Breakout session A: Accessing professional support and development through peers, mentors and coaches
‘When you’re up to your neck in alligators it’s easy to forget you came to drain the swamp’
Delivered by Mr David Pitts, Creative Learning Associates
At Life as a Consultant Symposium: Friday 16 March 2018

Doctors understand the need for the ongoing extension and development of their skills, sometimes they need additional support to do so. Identifying the resources to be able to provide such support, including the capacity of colleagues for advice on where to get it can be challenging. Whether that support is in the form of coaching, mentoring or informal support from colleagues the following are essential:

1.    Know what you want (and be realistic about what you need)
Part of this concerns content; There is likely to be an element of information you need, maybe some skills or even an attitude you need to reconsider. Make sure you are as clear as you can be about what you want to achieve. Part of knowing what you want concerns understanding your preferences for how you, as an individual, learn. Do you work best with books, video? Are you most likely to succeeded if you have an individual to support you in some way (including the strategy for your personal development to begin with)? Be honest about your needs. “Doctors in Development” are different from “Doctors in Difficulty”. If you are concerned that you need help with the latter it is quite different to getting some coaching on your communication skills or improving your time management.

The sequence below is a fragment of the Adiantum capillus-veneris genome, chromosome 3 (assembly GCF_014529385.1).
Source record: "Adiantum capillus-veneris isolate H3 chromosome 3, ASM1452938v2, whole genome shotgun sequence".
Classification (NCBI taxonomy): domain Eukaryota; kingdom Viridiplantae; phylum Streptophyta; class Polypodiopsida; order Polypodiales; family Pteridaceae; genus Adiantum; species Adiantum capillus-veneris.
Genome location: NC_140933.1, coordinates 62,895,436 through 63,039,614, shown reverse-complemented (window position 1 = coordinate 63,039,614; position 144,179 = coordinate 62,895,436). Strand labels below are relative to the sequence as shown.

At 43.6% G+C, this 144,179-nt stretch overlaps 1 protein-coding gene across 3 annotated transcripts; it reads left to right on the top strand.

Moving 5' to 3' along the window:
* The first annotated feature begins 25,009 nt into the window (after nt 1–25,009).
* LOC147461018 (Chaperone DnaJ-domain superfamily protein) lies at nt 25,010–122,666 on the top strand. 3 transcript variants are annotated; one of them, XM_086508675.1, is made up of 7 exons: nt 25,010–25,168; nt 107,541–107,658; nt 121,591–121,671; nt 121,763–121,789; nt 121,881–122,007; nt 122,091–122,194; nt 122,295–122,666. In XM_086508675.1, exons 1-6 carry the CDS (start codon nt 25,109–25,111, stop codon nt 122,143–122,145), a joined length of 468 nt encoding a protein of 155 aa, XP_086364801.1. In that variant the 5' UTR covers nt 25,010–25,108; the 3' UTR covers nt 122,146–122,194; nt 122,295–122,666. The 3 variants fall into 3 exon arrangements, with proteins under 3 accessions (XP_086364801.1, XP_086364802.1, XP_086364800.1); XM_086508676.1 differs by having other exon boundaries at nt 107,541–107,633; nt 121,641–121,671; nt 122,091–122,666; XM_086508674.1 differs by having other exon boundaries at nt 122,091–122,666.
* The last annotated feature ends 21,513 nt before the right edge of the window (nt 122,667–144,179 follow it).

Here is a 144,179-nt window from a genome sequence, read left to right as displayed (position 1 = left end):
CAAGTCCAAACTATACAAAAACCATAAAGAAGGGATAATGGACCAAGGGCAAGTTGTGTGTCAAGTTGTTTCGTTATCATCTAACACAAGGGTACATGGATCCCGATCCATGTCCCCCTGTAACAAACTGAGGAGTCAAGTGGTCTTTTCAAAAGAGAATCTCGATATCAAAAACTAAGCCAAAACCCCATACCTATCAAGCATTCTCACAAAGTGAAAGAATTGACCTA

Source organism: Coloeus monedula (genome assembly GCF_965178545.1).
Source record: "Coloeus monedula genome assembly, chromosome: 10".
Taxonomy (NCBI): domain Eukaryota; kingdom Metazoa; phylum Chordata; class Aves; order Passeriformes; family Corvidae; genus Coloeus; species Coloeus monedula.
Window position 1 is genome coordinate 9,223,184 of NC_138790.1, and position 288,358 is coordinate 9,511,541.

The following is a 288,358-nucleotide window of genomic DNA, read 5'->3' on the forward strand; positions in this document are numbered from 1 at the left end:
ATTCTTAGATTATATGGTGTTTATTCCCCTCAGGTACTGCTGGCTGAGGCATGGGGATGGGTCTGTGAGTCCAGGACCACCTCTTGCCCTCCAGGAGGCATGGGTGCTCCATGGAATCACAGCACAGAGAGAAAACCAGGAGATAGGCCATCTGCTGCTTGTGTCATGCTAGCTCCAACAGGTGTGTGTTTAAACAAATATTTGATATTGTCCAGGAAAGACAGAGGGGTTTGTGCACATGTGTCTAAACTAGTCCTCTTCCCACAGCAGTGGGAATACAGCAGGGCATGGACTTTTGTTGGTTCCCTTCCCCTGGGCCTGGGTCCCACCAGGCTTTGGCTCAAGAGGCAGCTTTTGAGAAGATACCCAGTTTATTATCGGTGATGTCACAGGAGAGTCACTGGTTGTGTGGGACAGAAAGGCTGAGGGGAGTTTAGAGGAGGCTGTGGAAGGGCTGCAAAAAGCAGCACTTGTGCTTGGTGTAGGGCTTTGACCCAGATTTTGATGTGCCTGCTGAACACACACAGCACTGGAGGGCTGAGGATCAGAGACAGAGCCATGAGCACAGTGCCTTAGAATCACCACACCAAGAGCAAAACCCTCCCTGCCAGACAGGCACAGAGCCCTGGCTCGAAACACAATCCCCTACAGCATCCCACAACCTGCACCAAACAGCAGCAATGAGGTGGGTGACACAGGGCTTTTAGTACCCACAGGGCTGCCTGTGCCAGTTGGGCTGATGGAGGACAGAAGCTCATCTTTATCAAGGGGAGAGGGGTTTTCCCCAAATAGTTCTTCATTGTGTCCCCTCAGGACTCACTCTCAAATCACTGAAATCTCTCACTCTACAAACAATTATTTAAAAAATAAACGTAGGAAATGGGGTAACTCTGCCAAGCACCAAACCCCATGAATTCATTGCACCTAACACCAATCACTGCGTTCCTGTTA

2.    Know who can help you
It might be a coach, who helps you to improve your skills in a specific task area, it might be a mentor who guides you in an aspect of your career or personal development. Whoever it is they need the skill of working with you, in addition to any other expertise they may have. Each individual has their own needs and it is important that you are helped by the right person.

3.    Know where to get help
Building a professional network is a lifelong task but it always has a beginning. Your immediate colleagues may have experience of using coaches and mentors. They might themselves be able to take on the coaching or mentoring role for a specific activity or time period. Your hospital or health board may have a scheme or programme that can help you as might one of the Royal Colleges or Specialty Associations.

Successful athletes usually have a team of support workers, including a personal coach to help them build and maintain their success. Increasingly Doctors are seeing the benefit of working with coaches and mentors for the same reason.

Useful links:
British Medical Association offers confidential advice in a number of areas relating to Doctors in Difficulty
British Medical Journal’s BMJ learning website ( may help you to understand your needs in practical areas as a prelude to getting help and support
RCPE Enhance Mentoring Scheme:

Reviewed & links updated September 2021.